Novo Nordisk's diabetes med Victoza chops cardiovascular risks by 13%

NEW ORLEANS—Earlier this year, Novo Nordisk’s Victoza became the second diabetes drug to lower cardiovascular risks in a clinical trial. Now, we know by just how much.

In a strictly embargoed batch of data, Victoza took a 13% bite out of the combined risk of heart attack, stroke and death from cardiovascular causes, among patients who came into the trial with established cardiovascular disease. That composite endpoint, known as MACE, was the LEADER trial’s primary measure.

The placebo-controlled study assessed a range of other endpoints, and Victoza delivered statistically significant reductions on some of those as well, with a 22% lower risk of cardiovascular death; a 15% lower risk of death, period; and a 22% lower risk of advanced diabetic kidney disease. The MACE was driven by decreases in heart attacks and strokes as well as CV death.

The study results show “that liraglutide can safely improve outcomes beyond the core treatment of type 2 diabetes,” lead investigator John Buse of the University of North Carolina School of Medicine said as the results were announced.

The drug “reduced the risk of the most serious complications associated with type 2 diabetes, including the risk of death,” Buse added.

The Novo ($NVO) drug is the first GLP-1 to demonstrate a cardiovascular benefit. In an outcomes trial, Sanofi’s ($SNY) GLP-1 lixisenatide did not increase CV risks, but did not lower them, either.

“We know it is not a class-wide effect,” Dr. Todd Hobbs, Novo’s chief medical officer, told FiercePharma at the American Diabetes Association’s Scientific Sessions. “So far, it is specific to liraglutide,” though top-line data on Novo’s weekly GLP-1 drug semaglutide recently showed a statistically significant decrease in CV risks as well.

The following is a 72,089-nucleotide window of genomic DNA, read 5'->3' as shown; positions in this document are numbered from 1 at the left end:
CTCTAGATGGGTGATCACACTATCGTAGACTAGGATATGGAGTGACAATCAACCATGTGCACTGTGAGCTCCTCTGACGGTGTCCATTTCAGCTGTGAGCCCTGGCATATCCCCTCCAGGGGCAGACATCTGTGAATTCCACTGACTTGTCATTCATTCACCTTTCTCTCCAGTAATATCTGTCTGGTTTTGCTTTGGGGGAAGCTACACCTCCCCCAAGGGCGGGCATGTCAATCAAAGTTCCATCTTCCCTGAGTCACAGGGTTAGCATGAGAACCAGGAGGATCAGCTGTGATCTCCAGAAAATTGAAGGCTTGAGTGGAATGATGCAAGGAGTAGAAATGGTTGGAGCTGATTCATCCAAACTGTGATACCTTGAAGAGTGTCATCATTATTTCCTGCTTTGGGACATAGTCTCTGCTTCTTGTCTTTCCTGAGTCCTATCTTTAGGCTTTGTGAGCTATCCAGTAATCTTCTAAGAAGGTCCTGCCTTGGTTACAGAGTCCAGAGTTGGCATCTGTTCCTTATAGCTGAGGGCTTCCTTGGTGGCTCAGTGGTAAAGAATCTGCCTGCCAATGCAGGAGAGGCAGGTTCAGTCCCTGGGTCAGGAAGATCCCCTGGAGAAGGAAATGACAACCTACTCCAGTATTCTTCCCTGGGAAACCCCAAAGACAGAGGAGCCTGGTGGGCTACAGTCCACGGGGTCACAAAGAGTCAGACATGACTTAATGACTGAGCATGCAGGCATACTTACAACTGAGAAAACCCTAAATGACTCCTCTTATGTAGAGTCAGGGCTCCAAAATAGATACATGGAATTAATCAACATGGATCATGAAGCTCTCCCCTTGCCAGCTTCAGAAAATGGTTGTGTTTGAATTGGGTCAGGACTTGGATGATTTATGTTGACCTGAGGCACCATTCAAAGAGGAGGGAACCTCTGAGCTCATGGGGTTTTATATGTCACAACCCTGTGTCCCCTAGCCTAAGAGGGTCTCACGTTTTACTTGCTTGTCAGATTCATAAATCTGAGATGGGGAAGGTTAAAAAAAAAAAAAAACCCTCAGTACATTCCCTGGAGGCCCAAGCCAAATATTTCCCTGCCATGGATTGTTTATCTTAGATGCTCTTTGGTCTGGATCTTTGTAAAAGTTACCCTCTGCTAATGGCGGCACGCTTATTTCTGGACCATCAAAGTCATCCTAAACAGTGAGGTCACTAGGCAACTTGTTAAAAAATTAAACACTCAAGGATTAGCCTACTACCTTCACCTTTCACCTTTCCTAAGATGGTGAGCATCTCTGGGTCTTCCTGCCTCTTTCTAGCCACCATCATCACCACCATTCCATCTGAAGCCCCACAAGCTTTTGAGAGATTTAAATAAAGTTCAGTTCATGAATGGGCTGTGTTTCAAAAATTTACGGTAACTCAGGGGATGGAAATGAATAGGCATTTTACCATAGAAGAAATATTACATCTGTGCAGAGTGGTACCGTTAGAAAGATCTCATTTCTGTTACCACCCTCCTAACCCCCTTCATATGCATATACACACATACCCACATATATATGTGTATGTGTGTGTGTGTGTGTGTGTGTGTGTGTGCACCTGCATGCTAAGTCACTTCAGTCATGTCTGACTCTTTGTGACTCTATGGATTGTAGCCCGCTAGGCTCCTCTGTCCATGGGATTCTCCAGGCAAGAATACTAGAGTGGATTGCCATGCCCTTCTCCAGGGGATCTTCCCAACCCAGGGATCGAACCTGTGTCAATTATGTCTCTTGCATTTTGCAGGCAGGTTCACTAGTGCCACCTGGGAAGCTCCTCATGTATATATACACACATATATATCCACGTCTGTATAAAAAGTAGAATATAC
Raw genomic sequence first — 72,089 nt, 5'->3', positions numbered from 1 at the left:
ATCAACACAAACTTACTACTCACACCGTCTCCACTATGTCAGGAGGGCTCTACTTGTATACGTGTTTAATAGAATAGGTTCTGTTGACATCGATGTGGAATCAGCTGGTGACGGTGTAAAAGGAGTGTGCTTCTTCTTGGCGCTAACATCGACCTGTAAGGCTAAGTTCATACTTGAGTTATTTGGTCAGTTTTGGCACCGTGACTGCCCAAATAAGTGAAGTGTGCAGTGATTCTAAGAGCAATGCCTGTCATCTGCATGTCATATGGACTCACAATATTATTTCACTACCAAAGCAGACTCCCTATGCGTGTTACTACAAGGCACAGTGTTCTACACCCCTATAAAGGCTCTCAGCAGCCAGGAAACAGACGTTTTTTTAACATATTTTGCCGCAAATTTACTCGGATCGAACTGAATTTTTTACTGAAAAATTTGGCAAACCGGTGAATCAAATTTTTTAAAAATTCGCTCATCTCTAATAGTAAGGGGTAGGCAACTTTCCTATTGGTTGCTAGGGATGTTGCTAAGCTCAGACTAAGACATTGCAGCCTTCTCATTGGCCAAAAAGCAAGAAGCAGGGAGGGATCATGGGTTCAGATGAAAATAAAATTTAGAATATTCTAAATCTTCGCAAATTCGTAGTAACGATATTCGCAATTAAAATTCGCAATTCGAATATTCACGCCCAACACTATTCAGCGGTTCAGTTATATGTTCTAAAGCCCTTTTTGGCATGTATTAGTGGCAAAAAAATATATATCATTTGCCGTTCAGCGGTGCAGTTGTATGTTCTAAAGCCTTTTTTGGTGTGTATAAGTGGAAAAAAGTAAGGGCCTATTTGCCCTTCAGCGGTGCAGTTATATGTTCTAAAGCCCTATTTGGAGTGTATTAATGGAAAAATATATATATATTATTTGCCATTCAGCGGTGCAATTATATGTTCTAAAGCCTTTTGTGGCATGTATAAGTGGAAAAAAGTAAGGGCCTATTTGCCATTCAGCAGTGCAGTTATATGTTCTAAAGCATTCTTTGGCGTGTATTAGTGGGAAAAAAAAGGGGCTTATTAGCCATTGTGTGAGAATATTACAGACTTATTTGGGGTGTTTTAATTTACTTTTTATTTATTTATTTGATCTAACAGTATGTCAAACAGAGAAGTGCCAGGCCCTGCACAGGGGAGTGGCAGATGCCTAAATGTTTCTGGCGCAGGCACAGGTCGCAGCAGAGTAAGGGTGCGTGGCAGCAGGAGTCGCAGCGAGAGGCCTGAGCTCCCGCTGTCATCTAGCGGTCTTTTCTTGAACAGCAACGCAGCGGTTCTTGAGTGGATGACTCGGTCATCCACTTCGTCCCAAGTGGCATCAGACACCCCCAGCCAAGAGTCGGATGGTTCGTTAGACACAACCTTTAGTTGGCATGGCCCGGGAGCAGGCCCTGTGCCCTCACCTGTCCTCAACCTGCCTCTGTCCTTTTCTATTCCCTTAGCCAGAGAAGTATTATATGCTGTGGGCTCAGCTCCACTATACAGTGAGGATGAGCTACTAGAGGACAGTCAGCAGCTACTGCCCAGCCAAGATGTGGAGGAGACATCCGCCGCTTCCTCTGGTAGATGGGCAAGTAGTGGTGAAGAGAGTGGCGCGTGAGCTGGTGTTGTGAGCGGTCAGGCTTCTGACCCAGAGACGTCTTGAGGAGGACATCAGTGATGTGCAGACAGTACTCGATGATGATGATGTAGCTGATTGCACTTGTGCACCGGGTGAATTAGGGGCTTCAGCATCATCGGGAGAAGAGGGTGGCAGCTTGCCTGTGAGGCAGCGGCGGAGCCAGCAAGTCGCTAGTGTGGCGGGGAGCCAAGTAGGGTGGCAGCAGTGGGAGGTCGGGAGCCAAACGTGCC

Victoza’s risk-reduction feat follows Eli Lilly ($LLY) and Boehringer Ingelheim’s EMPA-REG outcomes trial, in which their SGLT-2 drug Jardiance reduced the MACE risk by 14% and cut cardiovascular death risk by 38%. Though other SGLT-2 drugs are still undergoing their own heart-risk trials, researchers suggest that the entire group may deliver CV benefits.

Details from the SUSTAIN-6 outcomes study on semaglutide will be presented later this year.

LEADER enrolled 9,340 patients at high risk for heart disease and followed them for an average of 3.8 years. Those in the Victoza arm were titrated up to a 1.8-mg dose, based on tolerance. The participants were 64 years old, on average, and 73% had previously diagnosed cardiovascular disease. Sixty-four percent of them were men.

No significant safety issues cropped up in the Victoza patients, either, the American Diabetes Association said in a release announcing the results.

The LEADER results were the headline event at the American Diabetes Association Scientific Sessions this year. They were presented on Monday afternoon and were simultaneously published in the New England Journal of Medicine.

Since Lilly and Boehringer unveiled their Jardiance results, experts have argued about the mechanisms behind the reduced risk of death. Could it be the diuretic effects of the drug, given that diuretics are often given to patients with heart disease? Or the effects on blood pressure, blood glucose, lipids--or a combination of all of them?

Similar questions will apply to Victoza now that the LEADER data is public, Hobbs said. “The data is good,” he said. “Now the debate will ensue over why.”

- read the LEADER release

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